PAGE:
Using Groups to Eliminate Root (BSD DevCenter)
Strategic use of groups can eliminate the need to give the root password to people, but still allow them to do their job.

Understanding FreeBSD Disklabels (BSD DevCenter)
A disklabel is a file at the beginning of a disk that indicates where each BSD-style partition begins and how many disk sectors it occupies.

A Batch Job to Add New User IDs (Linux DevCenter)
Arnold Robbins, coauthor of O'Reilly's "Learning the Korn Shell, 2nd Edition," shows a script to automate adding many user IDs at once.

System Panics, Part 2: Recovering and Debugging (BSD DevCenter)
In Michael Lucas' last column, he showed us how to prepare a FreeBSD system in case of a panic. In Part 2, he explains how to get some useful information if you do suffer a system crash.

System Panics, Part 1: Preparing for the Worst (BSD DevCenter)
System panics are an admin's worst nightmare. They are difficult to diagnose and often harder to fix, requiring developer intervention. The more information you have available, the easier it is to recover from a panic. Michael Lucas shows us how to prepare a FreeBSD system in case of a panic.

Find: Part Two (BSD DevCenter)
The find utility can do more that just locate files. Dru Lavigne shows us how to make it delete files, create file archives, and much, much more.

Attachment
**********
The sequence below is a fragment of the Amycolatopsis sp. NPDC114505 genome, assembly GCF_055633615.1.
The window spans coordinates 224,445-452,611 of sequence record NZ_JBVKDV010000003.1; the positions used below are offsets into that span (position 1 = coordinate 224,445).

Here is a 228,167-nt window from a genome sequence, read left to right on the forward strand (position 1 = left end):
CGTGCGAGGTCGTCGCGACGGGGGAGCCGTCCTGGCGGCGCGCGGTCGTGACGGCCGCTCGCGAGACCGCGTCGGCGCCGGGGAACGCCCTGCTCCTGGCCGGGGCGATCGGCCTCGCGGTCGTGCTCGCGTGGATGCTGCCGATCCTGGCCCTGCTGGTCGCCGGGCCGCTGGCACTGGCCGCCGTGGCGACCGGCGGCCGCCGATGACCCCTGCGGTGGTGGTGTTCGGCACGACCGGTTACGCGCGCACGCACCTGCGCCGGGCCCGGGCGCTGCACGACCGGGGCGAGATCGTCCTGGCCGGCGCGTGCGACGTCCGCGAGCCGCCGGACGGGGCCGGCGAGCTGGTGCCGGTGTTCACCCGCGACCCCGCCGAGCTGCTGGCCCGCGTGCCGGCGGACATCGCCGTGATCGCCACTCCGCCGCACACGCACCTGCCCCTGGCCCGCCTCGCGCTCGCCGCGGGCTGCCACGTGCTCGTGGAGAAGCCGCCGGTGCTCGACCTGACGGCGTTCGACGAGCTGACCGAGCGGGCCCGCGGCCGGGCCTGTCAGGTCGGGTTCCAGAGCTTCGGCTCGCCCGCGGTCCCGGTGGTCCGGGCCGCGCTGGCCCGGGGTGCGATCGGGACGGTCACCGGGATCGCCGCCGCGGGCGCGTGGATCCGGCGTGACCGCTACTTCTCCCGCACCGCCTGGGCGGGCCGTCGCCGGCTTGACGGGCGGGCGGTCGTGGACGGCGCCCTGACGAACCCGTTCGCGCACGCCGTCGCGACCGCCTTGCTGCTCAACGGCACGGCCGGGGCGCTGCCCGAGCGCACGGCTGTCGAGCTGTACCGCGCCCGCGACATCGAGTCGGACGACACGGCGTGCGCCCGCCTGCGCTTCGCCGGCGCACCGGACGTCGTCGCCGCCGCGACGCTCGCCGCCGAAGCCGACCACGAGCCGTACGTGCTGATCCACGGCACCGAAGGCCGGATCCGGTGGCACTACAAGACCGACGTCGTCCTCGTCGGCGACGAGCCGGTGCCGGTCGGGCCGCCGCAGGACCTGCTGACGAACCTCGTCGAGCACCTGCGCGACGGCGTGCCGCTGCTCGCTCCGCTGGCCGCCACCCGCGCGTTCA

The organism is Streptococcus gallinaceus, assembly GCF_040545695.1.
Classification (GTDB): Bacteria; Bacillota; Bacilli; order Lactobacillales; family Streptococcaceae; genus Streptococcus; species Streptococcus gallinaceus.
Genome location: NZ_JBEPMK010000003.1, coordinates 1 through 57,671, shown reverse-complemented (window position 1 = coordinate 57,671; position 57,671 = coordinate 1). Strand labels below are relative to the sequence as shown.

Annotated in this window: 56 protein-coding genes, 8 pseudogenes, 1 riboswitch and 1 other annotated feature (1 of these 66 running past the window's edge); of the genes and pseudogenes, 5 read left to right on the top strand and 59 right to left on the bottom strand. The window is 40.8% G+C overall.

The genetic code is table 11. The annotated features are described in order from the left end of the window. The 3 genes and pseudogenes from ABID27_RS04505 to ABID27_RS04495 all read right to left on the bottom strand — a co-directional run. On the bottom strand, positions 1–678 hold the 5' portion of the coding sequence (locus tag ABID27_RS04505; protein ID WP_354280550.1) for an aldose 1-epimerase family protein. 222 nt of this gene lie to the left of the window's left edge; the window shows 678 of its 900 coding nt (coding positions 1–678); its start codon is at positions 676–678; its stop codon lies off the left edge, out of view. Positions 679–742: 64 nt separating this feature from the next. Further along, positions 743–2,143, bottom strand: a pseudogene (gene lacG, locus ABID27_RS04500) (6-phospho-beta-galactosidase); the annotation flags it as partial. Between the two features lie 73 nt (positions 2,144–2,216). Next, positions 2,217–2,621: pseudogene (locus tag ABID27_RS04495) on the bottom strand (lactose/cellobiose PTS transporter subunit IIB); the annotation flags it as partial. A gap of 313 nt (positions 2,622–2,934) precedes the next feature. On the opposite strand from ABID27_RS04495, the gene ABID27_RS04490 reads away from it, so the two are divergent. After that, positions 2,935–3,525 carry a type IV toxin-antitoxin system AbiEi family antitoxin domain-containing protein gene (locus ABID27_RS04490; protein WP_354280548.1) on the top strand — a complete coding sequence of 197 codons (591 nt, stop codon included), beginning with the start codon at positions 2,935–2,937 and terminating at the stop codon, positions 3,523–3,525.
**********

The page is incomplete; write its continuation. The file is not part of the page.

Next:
Finding Things in Unix (BSD DevCenter)
Dru Lavigne introduces us to the some of the powerful features hidden in the Unix find command.

Understanding NFS (BSD DevCenter)
Michael Lucas introduces us to the world of network filesharing for Unix.

Browsing through the Ports Collection (BSD DevCenter)
FreeBSD Basics columnist Dru Lavigne explores some of her favorite utilities, including nat, pkg_tree, and gutenbook.

Automating Network Administration, Part One (ONLamp.com)
Any task that is carried out by a system administrator more than once is a candidate for being automated. Luke A. Kanies explains how important automation and planning are to a sysadmin.

Cleaning Up Ports (BSD DevCenter)
Managing third-party applications on your BSD server or desktop can be quite daunting, especially because open-source projects are upgraded frequently. Michael Lucas introduces us to some utilities that can keep this from becoming a nightmare.